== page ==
8.45 P.M. Realise there have been so many times in my life when have fantasised about going to a scan with Mark or Daniel: just not both at the same time.
Before motherhood before marriage Bridget with biological clock ticking very, very loudly finds herself unexpectedly pregnant at the eleventh hour: a joyful pregnancy which is dominated however by a crucial but terribly awkward question - who is the father? Mark Darcy: honourable decent notable human rights lawyer? Or Daniel Cleaver: charming witty notable fuckwit?
9.45 P.M. It's like they're two halves of the perfect man who'll spend the rest of their lives each wanting to outdo the other one. And now it's all enacting itself in my stomach.
In this gloriously funny touching story of baby-deadline panic maternal bliss and social professional technological culinary and childbirth chaos Bridget Jones - global phenomenon and the world's favourite Singleton - is back with a bump.
©2016 Helen Fielding (P)2016 Random House Audiobooks
Writer and audiobook reviewer.
This is all you want from Bridget Jones. She drinks too much with her baby-free friends, gets into a catalogue of scrapes, has sex with bad-idea Daniel and it's-all-so-over (not) Mark Darcy within days - and finds that she's not peri-menopausal but pregnant. The Diary hurtles along as Bridget is batted between Mark and Daniel: they fight together after seeing the scan, Daniel drowns her in dinners and pretentious talk about his rubbish novel and Mark retires wounded for a while
If you're offended by the f-word, this isn't for you since a significant percentage of Bridget's Diary contains it and elaborate variations of it. You certainly won't be amused by Daniel's outrageous (but funny) excuse for blaming Bridget for her pregnancy!! It's all part of the breakneck pace and humour of the Diary, which is essential since the whole depends on speed which stops you thinking about any serious aspect of Bridget's life. It's all light hearted fun about whether Daniel or Mark is the baby's father, and whether Bridget will finally lasso Mark.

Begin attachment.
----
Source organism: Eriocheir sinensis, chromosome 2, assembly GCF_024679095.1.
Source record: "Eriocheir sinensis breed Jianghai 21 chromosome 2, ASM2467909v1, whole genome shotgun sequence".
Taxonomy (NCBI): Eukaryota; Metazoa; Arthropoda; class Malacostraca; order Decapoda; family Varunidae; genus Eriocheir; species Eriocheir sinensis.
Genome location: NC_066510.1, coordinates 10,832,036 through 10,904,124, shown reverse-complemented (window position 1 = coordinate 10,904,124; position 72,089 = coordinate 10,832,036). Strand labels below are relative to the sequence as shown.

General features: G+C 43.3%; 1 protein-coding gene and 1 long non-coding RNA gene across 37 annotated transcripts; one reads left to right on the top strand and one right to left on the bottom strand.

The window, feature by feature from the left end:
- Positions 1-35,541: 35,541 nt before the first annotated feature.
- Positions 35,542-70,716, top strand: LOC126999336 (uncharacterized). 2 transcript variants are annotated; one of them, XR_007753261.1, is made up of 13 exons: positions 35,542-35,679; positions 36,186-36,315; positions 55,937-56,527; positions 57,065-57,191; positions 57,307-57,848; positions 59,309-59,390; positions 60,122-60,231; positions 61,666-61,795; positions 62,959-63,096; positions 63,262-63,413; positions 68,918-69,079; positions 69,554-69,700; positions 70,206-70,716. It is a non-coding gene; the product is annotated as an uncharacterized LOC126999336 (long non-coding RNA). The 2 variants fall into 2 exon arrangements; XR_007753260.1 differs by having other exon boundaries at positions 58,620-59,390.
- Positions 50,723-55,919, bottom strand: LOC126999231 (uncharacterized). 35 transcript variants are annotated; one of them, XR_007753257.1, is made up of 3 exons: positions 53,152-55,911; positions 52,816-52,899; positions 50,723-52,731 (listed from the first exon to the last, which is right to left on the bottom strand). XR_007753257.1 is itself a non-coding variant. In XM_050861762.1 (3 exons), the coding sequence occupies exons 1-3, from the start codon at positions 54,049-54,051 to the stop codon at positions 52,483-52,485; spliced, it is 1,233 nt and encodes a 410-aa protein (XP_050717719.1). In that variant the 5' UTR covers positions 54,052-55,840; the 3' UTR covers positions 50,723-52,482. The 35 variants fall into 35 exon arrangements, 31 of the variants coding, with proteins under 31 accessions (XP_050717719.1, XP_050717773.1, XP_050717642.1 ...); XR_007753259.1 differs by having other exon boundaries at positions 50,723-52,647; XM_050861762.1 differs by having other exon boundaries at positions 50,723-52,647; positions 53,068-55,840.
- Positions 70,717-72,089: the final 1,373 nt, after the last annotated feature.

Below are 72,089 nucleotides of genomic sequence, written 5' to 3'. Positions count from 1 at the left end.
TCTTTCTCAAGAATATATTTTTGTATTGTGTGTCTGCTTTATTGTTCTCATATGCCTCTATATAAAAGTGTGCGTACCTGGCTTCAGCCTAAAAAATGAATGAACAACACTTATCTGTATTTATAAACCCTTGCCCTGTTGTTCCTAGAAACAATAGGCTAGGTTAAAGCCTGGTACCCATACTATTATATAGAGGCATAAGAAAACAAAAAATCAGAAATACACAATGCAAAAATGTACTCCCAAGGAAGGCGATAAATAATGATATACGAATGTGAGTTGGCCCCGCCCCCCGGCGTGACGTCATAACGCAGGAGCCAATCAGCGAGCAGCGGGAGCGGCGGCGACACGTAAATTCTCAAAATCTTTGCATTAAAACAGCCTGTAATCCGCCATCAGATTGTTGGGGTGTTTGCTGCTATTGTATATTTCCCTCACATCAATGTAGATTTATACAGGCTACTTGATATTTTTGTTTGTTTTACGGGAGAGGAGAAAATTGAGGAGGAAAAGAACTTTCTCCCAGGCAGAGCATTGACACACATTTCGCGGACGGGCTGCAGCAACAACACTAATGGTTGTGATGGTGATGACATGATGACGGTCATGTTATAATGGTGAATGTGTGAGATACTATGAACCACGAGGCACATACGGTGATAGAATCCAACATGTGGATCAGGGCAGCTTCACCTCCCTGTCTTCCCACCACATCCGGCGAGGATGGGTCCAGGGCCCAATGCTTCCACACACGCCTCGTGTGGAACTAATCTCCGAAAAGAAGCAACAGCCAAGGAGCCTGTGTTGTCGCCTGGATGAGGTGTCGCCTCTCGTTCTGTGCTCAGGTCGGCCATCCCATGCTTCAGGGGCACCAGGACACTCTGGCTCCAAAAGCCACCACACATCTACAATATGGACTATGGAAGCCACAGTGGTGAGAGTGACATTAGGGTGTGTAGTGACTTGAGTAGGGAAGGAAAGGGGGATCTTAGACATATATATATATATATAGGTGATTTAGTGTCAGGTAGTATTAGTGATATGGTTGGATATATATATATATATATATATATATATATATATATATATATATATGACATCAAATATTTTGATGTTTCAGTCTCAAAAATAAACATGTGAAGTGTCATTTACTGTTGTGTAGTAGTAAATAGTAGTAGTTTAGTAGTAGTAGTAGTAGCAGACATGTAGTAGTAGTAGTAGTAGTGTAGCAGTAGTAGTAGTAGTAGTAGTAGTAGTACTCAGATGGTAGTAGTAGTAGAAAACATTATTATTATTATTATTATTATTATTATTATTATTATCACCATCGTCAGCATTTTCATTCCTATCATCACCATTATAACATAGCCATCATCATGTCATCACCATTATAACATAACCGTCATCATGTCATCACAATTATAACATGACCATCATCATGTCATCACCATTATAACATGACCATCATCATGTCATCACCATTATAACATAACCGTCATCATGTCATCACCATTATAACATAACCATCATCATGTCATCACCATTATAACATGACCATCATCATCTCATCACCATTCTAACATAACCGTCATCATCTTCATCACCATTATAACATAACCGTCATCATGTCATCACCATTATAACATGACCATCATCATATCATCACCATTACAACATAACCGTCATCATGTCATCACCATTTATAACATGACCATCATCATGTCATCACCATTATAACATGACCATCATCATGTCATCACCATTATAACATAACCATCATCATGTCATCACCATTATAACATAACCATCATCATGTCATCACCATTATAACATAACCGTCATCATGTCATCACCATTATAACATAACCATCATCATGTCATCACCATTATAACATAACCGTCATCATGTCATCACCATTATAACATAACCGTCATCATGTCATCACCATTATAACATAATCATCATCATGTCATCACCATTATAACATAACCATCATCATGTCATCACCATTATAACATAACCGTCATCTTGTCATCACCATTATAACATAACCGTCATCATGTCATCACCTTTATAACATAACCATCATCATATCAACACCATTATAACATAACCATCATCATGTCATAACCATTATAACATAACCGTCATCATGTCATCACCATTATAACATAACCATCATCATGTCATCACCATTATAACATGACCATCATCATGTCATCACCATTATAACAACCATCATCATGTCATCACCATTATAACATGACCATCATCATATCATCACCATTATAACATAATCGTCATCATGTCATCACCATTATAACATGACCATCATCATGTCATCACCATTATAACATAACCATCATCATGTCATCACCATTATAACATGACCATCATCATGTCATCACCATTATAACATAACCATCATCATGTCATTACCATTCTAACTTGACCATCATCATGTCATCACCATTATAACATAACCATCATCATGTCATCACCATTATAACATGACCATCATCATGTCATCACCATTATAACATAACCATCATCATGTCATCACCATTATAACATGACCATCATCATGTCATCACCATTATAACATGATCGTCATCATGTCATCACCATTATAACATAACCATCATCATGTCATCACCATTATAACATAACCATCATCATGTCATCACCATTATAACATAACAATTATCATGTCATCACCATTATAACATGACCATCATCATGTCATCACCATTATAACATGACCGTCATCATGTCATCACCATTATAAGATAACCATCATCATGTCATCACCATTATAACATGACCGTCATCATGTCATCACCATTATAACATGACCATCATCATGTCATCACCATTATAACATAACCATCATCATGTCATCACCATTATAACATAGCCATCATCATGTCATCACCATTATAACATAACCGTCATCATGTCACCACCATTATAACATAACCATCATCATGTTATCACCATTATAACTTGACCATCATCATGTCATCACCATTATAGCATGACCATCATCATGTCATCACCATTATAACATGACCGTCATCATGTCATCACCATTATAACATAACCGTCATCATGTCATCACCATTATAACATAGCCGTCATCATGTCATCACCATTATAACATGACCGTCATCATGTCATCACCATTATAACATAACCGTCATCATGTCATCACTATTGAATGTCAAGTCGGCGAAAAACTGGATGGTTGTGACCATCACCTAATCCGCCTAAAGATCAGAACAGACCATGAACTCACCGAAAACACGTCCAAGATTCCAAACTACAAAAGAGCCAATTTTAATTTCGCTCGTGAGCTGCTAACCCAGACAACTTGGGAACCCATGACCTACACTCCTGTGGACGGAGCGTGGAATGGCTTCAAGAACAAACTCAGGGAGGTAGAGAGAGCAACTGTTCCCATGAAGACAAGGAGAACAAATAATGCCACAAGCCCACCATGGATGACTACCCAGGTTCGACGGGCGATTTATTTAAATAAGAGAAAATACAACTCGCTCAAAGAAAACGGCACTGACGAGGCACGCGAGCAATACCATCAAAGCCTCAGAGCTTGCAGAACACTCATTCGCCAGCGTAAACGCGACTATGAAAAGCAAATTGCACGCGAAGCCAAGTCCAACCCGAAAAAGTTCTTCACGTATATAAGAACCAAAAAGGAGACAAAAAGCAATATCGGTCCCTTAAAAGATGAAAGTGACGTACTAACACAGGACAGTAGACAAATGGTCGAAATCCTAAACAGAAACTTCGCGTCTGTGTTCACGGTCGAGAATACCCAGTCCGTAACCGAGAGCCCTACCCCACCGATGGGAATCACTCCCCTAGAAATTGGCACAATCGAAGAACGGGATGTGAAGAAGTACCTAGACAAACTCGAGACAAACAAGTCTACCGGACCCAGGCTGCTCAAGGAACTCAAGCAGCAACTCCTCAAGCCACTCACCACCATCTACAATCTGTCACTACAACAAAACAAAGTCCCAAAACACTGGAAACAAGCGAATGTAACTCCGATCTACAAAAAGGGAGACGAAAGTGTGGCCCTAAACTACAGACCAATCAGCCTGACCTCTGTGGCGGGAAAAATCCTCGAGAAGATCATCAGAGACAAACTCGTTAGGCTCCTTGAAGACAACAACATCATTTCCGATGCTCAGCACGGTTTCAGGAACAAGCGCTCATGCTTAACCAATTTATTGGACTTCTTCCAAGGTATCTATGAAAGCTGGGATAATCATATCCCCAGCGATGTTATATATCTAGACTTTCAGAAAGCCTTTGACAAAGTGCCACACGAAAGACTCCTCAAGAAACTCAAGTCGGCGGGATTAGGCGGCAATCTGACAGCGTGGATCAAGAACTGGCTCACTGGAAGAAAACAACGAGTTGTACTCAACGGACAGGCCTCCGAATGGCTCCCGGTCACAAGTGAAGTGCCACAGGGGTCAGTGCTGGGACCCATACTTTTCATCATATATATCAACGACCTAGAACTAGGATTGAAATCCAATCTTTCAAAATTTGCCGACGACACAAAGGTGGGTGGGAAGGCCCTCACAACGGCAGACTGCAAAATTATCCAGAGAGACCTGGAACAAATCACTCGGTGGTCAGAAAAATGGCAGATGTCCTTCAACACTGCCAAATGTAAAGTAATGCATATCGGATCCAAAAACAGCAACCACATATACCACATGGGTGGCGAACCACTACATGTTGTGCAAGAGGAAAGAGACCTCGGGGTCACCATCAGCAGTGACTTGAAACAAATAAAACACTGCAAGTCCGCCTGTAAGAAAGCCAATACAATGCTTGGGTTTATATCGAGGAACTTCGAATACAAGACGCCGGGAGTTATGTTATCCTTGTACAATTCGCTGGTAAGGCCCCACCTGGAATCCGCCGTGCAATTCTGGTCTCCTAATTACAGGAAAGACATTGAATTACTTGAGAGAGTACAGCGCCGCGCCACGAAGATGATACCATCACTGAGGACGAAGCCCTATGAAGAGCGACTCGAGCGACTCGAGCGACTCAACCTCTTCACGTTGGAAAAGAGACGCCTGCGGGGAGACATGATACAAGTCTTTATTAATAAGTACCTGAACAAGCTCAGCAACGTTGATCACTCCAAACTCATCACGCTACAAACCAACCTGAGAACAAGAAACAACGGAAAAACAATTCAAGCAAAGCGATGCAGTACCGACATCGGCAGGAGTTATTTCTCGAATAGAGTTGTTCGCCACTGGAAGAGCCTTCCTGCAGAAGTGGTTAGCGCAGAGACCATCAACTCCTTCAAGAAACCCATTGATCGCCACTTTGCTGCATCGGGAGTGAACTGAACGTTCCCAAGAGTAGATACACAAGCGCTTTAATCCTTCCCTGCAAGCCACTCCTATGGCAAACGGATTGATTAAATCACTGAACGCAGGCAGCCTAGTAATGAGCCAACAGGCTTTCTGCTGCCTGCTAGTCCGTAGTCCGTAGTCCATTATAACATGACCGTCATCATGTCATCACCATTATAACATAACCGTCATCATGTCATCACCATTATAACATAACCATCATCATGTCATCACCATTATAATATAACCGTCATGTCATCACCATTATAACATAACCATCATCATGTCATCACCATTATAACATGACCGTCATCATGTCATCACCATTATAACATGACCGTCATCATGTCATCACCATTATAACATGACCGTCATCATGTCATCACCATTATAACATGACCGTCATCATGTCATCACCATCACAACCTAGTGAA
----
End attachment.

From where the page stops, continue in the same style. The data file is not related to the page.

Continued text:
Generally, Helen Fielding doesn't do subtlety and there are lots of funny and exaggerated swipes at the way life is these days, but the growing love between Bridget and her unborn baby and the final lines of the story hit a genuine and emotional high note.
I do think, though, that this should be the end of Bridget Jones and her Diary. The silly-girl-Bridget predicaments and plot lines seem rather tired and it would be a good idea to leave it there whilst it's still successful, though less so than previous Bridgets. Just like Jane Austen had the sense to leave Elizabeth Bennet once she'd married her Darcy (can you imagine just how dull that marriage would have been?), Helen Fielding would be well advised to leave Bridget to adjust to motherhood and bring up her baby without us!
Samantha Bond makes an excellent narrator full of pace and well defined character voices, including those of the men - a tricky job well done.
Wife, mother, reader. Preferred genres include psychological fact and fiction, comedy and (auto)biography.
Being a bit of a Bridget fan and having read all of the other books and seen all three films, this was the perfect listen. The plot is subtly different enough from the film to keep the listener entertained and all of Fielding's tropes surrounding class, dating and modern life are included in abundance.
Samantha Bond was an excellent narrator and really brought all of the characters to life. Top of the class!
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